Even as future readers and their parents swarm around her, Sue Rodenbaugh smiles and continues to alphabetize books.
Rodenbaugh, 50, is a slight woman with a cap of grey hair. She works as a page at the Boise Public Library, which makes her a member of at least two minority groups: She has a developmental disability – and a job.
The Bureau of Labor Statistics estimates only 20 percent of Americans with a disability have jobs, compared to 65 percent of people without a disability.
Disability is a sprawling term that doesn't differentiate between a blind doctoral candidate and a Special Olympian with Down syndrome.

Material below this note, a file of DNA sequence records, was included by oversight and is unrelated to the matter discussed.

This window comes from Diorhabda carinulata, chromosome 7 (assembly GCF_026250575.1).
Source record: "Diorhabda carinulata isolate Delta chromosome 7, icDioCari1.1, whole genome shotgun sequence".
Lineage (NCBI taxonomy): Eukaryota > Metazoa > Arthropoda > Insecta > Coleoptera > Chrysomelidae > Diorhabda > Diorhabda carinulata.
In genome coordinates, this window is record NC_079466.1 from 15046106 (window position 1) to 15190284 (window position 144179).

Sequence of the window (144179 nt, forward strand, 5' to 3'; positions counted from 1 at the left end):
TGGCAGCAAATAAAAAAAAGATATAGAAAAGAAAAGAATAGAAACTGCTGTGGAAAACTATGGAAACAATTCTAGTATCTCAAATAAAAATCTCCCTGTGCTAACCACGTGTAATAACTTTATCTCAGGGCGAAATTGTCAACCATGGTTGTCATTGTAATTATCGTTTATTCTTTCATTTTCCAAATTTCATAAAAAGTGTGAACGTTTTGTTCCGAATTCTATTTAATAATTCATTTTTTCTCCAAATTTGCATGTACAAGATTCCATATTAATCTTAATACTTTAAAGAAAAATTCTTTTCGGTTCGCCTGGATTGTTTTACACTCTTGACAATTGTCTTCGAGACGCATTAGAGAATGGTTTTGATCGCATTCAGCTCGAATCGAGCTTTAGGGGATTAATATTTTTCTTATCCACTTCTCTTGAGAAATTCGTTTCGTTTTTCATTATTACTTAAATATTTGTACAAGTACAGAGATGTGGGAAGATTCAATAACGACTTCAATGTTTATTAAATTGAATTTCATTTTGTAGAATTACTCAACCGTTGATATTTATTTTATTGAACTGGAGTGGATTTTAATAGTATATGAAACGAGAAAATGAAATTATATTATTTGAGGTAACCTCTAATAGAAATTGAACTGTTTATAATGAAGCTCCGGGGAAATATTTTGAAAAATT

Marilyn Sword, director of the Idaho Council on Developmental Disabilities, believes unemployment numbers for people with developmental disabilities are even higher, though many have skills well-suited for the workplace when the right matches are found.
Gordon Graff, disability program navigator lead at the Idaho Department of Labor, called people with disabilities "a great untapped source of skills."
"But in this economy, job openings for any person are dwindling to small numbers. A barrier, whether it is a disability, or language barrier, makes it that much harder for a person to get connected," he said.
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